Experience Making a Difference

Experience Making a Difference

“Dad, you don’t get it, do you?”

by | Jul 29, 2014

This article by my son John in America Magazine explains exactly what I had to learn many years ago on my first service trip with John and accompanying students while we were working with Haitians and Dominicans in the Dominican Republic. I share the article and my own personal reflection.

On one of our last days in the mountains, I left lunch early on our lunch break to return to the work site where the group had been working on a project with the residents in a small mountain village.  I wanted to get more work accomplished on the project we were doing (building a sanitation system), maybe completing the project or getting closer to completion before we left.

John searched for me and found me in a pit with shovel and pick in hand. He asked me what I was doing. I told him, “trying to finish the project.” He then said to me: “Dad, you don’t get it, do you? Why do you think we are here?” To which I, as unknowingly uneducated as I was, replied: “to build a sanitation system for the community”. He then told me I was wrong and why.

He gave me the real reasons why I and others should be there. It was not the reason I had given, far from it. As I later reflected on this conversation, I began to understand the truth in what he had told me. He had opened my eyes to what service ought to be and mean and its true ends, just as John explains in his article.

I have since seen service in a completely different light – it’s more about relationships and not so much about visible achievements. Yes, visible accomplishments are sought and are and can be certainly good. But there are different and better ends to service which can be more productive than those we so often want to have or which we see as the goals. It was a great lesson for me which I will always remember.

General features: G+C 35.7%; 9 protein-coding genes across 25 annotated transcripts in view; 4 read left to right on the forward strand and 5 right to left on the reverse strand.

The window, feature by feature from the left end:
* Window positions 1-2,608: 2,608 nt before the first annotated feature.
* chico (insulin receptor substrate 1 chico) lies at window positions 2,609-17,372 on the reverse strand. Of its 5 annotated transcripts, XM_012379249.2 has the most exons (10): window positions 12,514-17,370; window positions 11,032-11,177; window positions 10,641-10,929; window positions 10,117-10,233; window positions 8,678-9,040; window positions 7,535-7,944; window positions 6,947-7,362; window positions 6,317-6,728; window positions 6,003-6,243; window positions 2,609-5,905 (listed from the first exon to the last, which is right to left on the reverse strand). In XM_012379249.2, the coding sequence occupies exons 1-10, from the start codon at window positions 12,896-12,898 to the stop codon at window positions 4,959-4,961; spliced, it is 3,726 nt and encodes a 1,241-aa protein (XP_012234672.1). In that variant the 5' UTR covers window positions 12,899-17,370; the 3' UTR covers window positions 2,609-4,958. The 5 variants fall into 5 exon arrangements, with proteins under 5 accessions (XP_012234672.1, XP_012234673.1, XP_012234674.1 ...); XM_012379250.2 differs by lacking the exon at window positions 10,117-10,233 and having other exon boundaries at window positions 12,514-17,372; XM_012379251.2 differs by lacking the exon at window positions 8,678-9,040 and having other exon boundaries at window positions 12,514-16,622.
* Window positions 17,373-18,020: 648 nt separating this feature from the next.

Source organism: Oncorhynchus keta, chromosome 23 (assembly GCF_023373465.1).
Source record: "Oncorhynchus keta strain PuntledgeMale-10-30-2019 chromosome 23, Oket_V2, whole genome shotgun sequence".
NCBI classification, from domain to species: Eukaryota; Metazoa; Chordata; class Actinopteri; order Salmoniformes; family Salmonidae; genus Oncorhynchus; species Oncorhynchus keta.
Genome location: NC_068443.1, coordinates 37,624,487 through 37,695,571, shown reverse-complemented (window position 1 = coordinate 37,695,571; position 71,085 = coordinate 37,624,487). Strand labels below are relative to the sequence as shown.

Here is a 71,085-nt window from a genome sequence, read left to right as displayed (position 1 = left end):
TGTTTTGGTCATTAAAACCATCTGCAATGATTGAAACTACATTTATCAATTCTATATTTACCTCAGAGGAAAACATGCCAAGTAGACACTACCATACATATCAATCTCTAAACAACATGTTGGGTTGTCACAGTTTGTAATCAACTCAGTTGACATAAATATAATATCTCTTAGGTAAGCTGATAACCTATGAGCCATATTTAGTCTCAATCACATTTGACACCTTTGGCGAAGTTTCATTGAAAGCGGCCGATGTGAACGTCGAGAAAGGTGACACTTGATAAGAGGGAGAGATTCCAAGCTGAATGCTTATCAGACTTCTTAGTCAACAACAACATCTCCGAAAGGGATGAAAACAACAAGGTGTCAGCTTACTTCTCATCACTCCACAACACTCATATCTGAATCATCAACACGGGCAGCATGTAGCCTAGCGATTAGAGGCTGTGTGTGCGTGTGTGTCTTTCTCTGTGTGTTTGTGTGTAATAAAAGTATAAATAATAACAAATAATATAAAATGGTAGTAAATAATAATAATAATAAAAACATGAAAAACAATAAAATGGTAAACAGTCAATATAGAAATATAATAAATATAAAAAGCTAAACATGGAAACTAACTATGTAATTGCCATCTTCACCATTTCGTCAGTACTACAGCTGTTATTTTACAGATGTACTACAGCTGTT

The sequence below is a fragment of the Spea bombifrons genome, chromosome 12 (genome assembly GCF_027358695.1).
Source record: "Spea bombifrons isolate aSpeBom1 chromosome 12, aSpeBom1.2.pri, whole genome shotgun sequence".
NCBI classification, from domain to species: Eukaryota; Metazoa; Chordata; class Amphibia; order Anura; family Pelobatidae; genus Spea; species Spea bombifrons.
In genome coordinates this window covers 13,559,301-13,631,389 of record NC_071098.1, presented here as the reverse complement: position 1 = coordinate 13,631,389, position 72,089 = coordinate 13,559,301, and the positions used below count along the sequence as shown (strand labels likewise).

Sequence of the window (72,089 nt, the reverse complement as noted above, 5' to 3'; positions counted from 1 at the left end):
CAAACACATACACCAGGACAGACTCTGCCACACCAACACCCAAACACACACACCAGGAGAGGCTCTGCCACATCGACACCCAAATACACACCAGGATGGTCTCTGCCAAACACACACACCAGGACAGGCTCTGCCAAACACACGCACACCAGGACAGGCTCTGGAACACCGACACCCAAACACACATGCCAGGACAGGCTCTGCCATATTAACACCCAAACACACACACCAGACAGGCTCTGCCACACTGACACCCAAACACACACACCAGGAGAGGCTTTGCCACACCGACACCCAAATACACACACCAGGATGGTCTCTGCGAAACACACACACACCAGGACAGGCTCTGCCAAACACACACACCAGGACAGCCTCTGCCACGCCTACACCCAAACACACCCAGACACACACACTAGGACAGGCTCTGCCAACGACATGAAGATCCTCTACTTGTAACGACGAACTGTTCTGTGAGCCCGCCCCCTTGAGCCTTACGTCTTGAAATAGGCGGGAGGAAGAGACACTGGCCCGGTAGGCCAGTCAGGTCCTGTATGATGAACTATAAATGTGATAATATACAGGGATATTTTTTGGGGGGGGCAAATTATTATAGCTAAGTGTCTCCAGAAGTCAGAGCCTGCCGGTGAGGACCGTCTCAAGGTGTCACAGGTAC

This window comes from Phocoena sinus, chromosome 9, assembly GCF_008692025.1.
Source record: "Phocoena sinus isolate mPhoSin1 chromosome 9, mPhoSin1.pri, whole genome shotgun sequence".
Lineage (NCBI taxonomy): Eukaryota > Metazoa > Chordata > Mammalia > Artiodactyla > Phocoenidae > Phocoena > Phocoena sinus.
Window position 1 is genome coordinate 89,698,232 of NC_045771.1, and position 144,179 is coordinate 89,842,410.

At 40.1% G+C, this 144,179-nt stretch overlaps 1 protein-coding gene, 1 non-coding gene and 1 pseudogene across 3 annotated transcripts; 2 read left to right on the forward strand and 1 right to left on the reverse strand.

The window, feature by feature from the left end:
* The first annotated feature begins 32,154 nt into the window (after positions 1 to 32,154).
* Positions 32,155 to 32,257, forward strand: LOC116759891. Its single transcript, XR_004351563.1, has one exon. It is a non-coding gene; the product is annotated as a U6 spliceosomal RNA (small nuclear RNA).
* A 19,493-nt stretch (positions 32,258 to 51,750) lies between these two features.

It also showed me that our younger generation can often have great insights about life and its true meaning. They can be wonderful mentors to us as parents if we but lesson and learn.

John McLaughlin served on the IVC National Board of Directors for six years.  He is an attorney in the Washington DC area and is General Counsel and Board Member of Cavalier Logistics.  His many service roles have included serving as a member of the President’s Council for Gonzaga High School, Chairman of Gonzaga D.C. Classic Basketball Tournament for 25 years, and a former Board Member for Red Cloud Indian School, among others.  John and his wife Christine have been married for 45 years and have five children and five grandchildren.